More is 20% Less
Source: U.S. Energy Information Administration (EIA), Short-Term Energy Outlook April 2017 Note: Retail margins include taxes.
Higher fuel prices not seen limiting summer driving
The year's off to a great start for Carolina's beach communities.
Easter, the first big weekend of 2017 arrived with bountiful tourists and a forecast of more of the same despite higher gasoline prices.
As the tourists were arriving, the EIA broke out the summer driving numbers from its April outlook, forecasting a 1.4% increase in 2017 summer highway travel despite a 10% increase in gasoline prices from 2016.
U.S. drivers will pay an average of $2.46 per gallon this summer for regular gasoline, according to forecasts in EIA’s Short-Term Energy Outlook. Gasoline prices from April through September are expected to be 23 cents/gal higher than the average price last summer, but this price is still nearly 70 cents/gal below the average for the previous five summers.
The gasoline price increase this summer primarily reflects slightly higher forecast crude oil prices, the EIA explained.
Projected motor gasoline consumption for summer 2017 is expected to average 9.5 million barrels per day, slightly more --about 20,000 barrels daily, or 0.3% -- than the record set in the summer of 2016.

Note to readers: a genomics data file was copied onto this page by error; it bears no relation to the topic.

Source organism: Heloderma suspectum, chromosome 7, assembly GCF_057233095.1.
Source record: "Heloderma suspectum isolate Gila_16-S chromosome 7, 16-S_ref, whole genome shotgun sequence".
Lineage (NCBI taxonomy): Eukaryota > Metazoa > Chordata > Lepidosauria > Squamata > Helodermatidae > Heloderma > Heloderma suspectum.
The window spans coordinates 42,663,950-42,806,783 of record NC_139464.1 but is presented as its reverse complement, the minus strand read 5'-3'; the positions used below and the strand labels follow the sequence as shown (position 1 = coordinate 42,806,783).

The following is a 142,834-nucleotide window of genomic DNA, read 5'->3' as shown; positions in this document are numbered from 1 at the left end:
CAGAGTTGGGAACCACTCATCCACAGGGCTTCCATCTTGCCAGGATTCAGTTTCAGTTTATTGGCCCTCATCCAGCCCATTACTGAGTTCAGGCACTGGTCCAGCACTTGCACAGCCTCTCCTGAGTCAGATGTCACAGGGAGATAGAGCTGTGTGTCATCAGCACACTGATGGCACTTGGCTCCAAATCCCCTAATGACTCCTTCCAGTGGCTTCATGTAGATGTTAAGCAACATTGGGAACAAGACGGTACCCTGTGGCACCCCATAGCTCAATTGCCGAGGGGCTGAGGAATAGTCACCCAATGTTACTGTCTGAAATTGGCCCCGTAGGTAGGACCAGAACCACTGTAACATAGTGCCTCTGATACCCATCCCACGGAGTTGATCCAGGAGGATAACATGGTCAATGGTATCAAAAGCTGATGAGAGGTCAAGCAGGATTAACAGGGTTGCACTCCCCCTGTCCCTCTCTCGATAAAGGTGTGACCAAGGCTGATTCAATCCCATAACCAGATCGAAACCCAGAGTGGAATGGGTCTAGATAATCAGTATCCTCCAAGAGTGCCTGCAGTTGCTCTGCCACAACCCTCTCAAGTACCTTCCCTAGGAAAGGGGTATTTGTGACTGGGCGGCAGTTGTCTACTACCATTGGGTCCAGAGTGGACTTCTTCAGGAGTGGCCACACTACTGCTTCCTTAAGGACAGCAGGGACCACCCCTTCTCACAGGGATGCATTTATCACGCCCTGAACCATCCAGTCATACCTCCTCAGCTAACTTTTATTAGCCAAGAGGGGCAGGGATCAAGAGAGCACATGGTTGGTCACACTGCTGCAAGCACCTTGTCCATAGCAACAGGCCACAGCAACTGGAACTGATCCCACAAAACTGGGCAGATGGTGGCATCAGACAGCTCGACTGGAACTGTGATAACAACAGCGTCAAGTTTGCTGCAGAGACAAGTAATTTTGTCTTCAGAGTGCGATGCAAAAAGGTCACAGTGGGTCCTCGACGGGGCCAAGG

Regional differences in retail gasoline prices can be significant, the EIA pointed out, forecasting average summer prices will range from a low of $2.21/gallon on the Gulf Coast to $2.87 on the West Coast.
On Monday (April 17) the average U.S. gasoline price was $2.436 a gallon, up 29.9 cents from a year earlier, the EIA reported in the Gasoline and Diesel Fuel Update. Prices ranged from $2.241 a gallon on the Gulf Coast to $2.652 on the West Coast. Here in the Lower Atlantic – the states of Virginia to Florida – the average was $2.320, up 29.7 cents from a year ago.